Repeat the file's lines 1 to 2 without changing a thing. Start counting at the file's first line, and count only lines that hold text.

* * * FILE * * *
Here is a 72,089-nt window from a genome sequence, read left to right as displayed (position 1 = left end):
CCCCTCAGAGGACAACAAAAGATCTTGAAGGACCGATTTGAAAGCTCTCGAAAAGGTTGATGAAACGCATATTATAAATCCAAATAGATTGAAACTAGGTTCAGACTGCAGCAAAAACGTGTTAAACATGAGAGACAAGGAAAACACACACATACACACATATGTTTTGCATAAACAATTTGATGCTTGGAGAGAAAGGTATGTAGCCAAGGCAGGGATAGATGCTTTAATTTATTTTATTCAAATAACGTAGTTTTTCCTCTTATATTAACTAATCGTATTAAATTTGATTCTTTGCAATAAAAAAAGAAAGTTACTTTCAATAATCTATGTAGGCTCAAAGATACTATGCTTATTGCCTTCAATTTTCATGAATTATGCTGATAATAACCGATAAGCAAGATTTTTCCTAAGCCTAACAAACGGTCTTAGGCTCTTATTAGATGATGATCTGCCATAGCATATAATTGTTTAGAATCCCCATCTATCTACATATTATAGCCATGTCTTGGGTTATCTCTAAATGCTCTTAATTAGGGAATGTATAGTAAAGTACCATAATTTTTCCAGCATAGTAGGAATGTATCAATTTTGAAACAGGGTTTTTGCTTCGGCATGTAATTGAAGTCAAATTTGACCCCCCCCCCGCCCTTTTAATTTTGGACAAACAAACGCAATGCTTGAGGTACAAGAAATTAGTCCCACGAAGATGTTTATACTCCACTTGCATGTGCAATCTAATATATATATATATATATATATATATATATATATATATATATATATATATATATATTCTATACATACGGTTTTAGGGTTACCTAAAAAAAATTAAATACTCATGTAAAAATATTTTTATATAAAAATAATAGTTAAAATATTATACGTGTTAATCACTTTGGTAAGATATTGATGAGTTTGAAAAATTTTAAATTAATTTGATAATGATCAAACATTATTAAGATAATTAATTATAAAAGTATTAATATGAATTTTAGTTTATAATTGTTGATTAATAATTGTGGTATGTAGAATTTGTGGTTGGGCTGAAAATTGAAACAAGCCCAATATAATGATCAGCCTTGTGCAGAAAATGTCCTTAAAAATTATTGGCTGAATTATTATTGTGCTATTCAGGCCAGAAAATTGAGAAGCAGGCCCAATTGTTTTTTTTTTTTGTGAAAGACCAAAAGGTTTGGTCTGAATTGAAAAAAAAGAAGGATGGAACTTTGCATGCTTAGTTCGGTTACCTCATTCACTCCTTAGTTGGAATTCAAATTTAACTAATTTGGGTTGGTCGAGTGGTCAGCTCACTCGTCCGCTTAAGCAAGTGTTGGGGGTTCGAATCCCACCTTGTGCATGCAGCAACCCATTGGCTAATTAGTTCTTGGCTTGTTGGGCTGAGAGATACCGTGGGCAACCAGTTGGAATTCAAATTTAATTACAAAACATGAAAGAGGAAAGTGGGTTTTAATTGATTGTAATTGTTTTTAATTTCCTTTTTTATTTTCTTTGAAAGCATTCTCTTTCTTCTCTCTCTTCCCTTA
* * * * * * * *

Here is a 72,089-nt window from a genome sequence, read left to right as displayed (position 1 = left end):
CCCCTCAGAGGACAACAAAAGATCTTGAAGGACCGATTTGAAAGCTCTCGAAAAGGTTGATGAAACGCATATTATAAATCCAAATAGATTGAAACTAGGTTCAGACTGCAGCAAAAACGTGTTAAACATGAGAGACAAGGAAAACACACACATACACACATATGTTTTGCATAAACAATTTGATGCTTGGAGAGAAAGGTATGTAGCCAAGGCAGGGATAGATGCTTTAATTTATTTTATTCAAATAACGTAGTTTTTCCTCTTATATTAACTAATCGTATTAAATTTGATTCTTTGCAATAAAAAAAGAAAGTTACTTTCAATAATCTATGTAGGCTCAAAGATACTATGCTTATTGCCTTCAATTTTCATGAATTATGCTGATAATAACCGATAAGCAAGATTTTTCCTAAGCCTAACAAACGGTCTTAGGCTCTTATTAGATGATGATCTGCCATAGCATATAATTGTTTAGAATCCCCATCTATCTACATATTATAGCCATGTCTTGGGTTATCTCTAAATGCTCTTAATTAGGGAATGTATAGTAAAGTACCATAATTTTTCCAGCATAGTAGGAATGTATCAATTTTGAAACAGGGTTTTTGCTTCGGCATGTAATTGAAGTCAAATTTGACCCCCCCCCCGCCCTTTTAATTTTGGACAAACAAACGCAATGCTTGAGGTACAAGAAATTAGTCCCACGAAGATGTTTATACTCCACTTGCATGTGCAATCTAATATATATATATATATATATATATATATATATATATATATATATATATATATATATTCTATACATACGGTTTTAGGGTTACCTAAAAAAAATTAAATACTCATGTAAAAATATTTTTATATAAAAATAATAGTTAAAATATTATACGTGTTAATCACTTTGGTAAGATATTGATGAGTTTGAAAAATTTTAAATTAATTTGATAATGATCAAACATTATTAAGATAATTAATTATAAAAGTATTAATATGAATTTTAGTTTATAATTGTTGATTAATAATTGTGGTATGTAGAATTTGTGGTTGGGCTGAAAATTGAAACAAGCCCAATATAATGATCAGCCTTGTGCAGAAAATGTCCTTAAAAATTATTGGCTGAATTATTATTGTGCTATTCAGGCCAGAAAATTGAGAAGCAGGCCCAATTGTTTTTTTTTTTTGTGAAAGACCAAAAGGTTTGGTCTGAATTGAAAAAAAAGAAGGATGGAACTTTGCATGCTTAGTTCGGTTACCTCATTCACTCCTTAGTTGGAATTCAAATTTAACTAATTTGGGTTGGTCGAGTGGTCAGCTCACTCGTCCGCTTAAGCAAGTGTTGGGGGTTCGAATCCCACCTTGTGCATGCAGCAACCCATTGGCTAATTAGTTCTTGGCTTGTTGGGCTGAGAGATACCGTGGGCAACCAGTTGGAATTCAAATTTAATTACAAAACATGAAAGAGGAAAGTGGGTTTTAATTGATTGTAATTGTTTTTAATTTCCTTTTTTATTTTCTTTGAAAGCATTCTCTTTCTTCTCTCTCTTCCCTTA